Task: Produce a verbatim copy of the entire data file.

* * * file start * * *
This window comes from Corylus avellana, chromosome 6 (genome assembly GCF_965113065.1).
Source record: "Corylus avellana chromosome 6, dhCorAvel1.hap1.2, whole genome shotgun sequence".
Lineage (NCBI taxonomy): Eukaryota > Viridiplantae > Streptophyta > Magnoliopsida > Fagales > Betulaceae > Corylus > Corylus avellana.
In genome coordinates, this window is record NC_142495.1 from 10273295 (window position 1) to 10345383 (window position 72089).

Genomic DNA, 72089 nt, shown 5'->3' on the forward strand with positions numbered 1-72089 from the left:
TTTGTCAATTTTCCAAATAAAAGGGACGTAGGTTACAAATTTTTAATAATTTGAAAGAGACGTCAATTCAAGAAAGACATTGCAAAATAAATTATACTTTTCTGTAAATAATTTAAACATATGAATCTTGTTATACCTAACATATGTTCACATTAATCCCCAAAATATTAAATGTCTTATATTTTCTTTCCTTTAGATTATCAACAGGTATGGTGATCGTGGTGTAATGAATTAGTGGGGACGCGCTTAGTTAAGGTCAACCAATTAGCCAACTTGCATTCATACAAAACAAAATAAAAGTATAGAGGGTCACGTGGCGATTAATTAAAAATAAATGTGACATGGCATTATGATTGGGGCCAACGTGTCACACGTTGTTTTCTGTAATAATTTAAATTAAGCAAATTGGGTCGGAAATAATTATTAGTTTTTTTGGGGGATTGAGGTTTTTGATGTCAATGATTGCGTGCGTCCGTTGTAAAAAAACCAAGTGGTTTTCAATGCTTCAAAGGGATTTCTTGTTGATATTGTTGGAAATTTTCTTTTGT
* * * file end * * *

This window comes from Corylus avellana, chromosome 6 (genome assembly GCF_965113065.1).
Source record: "Corylus avellana chromosome 6, dhCorAvel1.hap1.2, whole genome shotgun sequence".
Lineage (NCBI taxonomy): Eukaryota > Viridiplantae > Streptophyta > Magnoliopsida > Fagales > Betulaceae > Corylus > Corylus avellana.
In genome coordinates, this window is record NC_142495.1 from 10273295 (window position 1) to 10345383 (window position 72089).

Genomic DNA, 72089 nt, shown 5'->3' on the forward strand with positions numbered 1-72089 from the left:
TTTGTCAATTTTCCAAATAAAAGGGACGTAGGTTACAAATTTTTAATAATTTGAAAGAGACGTCAATTCAAGAAAGACATTGCAAAATAAATTATACTTTTCTGTAAATAATTTAAACATATGAATCTTGTTATACCTAACATATGTTCACATTAATCCCCAAAATATTAAATGTCTTATATTTTCTTTCCTTTAGATTATCAACAGGTATGGTGATCGTGGTGTAATGAATTAGTGGGGACGCGCTTAGTTAAGGTCAACCAATTAGCCAACTTGCATTCATACAAAACAAAATAAAAGTATAGAGGGTCACGTGGCGATTAATTAAAAATAAATGTGACATGGCATTATGATTGGGGCCAACGTGTCACACGTTGTTTTCTGTAATAATTTAAATTAAGCAAATTGGGTCGGAAATAATTATTAGTTTTTTTGGGGGATTGAGGTTTTTGATGTCAATGATTGCGTGCGTCCGTTGTAAAAAAACCAAGTGGTTTTCAATGCTTCAAAGGGATTTCTTGTTGATATTGTTGGAAATTTTCTTTTGT